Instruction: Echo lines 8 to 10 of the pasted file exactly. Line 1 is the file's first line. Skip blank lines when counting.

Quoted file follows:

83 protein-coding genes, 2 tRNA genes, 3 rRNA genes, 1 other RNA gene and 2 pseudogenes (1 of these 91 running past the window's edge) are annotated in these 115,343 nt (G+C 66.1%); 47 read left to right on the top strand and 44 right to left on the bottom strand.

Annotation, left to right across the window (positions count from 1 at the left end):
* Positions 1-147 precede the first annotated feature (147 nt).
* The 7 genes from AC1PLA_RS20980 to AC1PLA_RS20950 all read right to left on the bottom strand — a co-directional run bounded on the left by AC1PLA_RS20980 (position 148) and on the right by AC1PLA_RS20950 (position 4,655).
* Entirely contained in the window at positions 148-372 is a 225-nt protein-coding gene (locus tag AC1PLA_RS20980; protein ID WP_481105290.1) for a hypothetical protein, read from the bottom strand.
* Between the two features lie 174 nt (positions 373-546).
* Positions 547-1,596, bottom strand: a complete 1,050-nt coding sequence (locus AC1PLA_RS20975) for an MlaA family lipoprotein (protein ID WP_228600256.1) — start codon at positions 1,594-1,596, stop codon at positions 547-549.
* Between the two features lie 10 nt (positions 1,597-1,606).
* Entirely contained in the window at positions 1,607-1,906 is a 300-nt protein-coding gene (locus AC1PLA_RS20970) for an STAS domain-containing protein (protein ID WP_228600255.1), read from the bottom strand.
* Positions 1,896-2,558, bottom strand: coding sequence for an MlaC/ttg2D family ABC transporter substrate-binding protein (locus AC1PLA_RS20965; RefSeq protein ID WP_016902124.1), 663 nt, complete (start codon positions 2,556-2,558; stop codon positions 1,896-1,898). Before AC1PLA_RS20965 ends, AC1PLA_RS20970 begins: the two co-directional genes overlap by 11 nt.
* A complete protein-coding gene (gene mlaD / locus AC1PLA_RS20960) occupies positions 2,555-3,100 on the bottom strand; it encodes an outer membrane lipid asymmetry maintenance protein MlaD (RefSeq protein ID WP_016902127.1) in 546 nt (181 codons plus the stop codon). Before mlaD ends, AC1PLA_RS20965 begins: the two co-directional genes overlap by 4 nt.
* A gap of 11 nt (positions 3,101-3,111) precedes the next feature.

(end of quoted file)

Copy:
* Between the two features lie 10 nt (positions 1,597-1,606).
* Entirely contained in the window at positions 1,607-1,906 is a 300-nt protein-coding gene (locus AC1PLA_RS20970) for an STAS domain-containing protein (protein ID WP_228600255.1), read from the bottom strand.
* Positions 1,896-2,558, bottom strand: coding sequence for an MlaC/ttg2D family ABC transporter substrate-binding protein (locus AC1PLA_RS20965; RefSeq protein ID WP_016902124.1), 663 nt, complete (start codon positions 2,556-2,558; stop codon positions 1,896-1,898). Before AC1PLA_RS20965 ends, AC1PLA_RS20970 begins: the two co-directional genes overlap by 11 nt.